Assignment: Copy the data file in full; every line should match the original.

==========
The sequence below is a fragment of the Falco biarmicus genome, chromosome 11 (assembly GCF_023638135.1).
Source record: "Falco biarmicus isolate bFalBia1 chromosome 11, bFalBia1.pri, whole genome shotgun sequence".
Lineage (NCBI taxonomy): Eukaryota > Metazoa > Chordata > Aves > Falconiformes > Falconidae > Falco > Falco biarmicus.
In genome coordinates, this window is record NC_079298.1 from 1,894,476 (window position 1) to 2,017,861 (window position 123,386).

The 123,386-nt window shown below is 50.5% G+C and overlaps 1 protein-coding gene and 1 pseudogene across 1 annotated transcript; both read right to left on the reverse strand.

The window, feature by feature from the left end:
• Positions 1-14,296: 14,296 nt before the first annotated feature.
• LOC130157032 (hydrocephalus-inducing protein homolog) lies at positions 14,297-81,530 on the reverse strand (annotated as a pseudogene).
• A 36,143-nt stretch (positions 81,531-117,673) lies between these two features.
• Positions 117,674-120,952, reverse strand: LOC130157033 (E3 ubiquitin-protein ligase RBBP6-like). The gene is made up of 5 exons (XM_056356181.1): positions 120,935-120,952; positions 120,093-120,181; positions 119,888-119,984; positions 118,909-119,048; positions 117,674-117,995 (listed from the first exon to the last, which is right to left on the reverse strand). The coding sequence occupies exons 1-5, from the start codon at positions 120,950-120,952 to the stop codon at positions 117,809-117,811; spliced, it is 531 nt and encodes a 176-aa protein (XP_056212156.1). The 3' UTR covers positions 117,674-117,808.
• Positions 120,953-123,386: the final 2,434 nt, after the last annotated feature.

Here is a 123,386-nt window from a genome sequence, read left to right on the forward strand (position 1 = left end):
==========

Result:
The sequence below is a fragment of the Falco biarmicus genome, chromosome 11 (assembly GCF_023638135.1).
Source record: "Falco biarmicus isolate bFalBia1 chromosome 11, bFalBia1.pri, whole genome shotgun sequence".
Lineage (NCBI taxonomy): Eukaryota > Metazoa > Chordata > Aves > Falconiformes > Falconidae > Falco > Falco biarmicus.
In genome coordinates, this window is record NC_079298.1 from 1,894,476 (window position 1) to 2,017,861 (window position 123,386).

The 123,386-nt window shown below is 50.5% G+C and overlaps 1 protein-coding gene and 1 pseudogene across 1 annotated transcript; both read right to left on the reverse strand.

The window, feature by feature from the left end:
• Positions 1-14,296: 14,296 nt before the first annotated feature.
• LOC130157032 (hydrocephalus-inducing protein homolog) lies at positions 14,297-81,530 on the reverse strand (annotated as a pseudogene).
• A 36,143-nt stretch (positions 81,531-117,673) lies between these two features.
• Positions 117,674-120,952, reverse strand: LOC130157033 (E3 ubiquitin-protein ligase RBBP6-like). The gene is made up of 5 exons (XM_056356181.1): positions 120,935-120,952; positions 120,093-120,181; positions 119,888-119,984; positions 118,909-119,048; positions 117,674-117,995 (listed from the first exon to the last, which is right to left on the reverse strand). The coding sequence occupies exons 1-5, from the start codon at positions 120,950-120,952 to the stop codon at positions 117,809-117,811; spliced, it is 531 nt and encodes a 176-aa protein (XP_056212156.1). The 3' UTR covers positions 117,674-117,808.
• Positions 120,953-123,386: the final 2,434 nt, after the last annotated feature.

Here is a 123,386-nt window from a genome sequence, read left to right on the forward strand (position 1 = left end):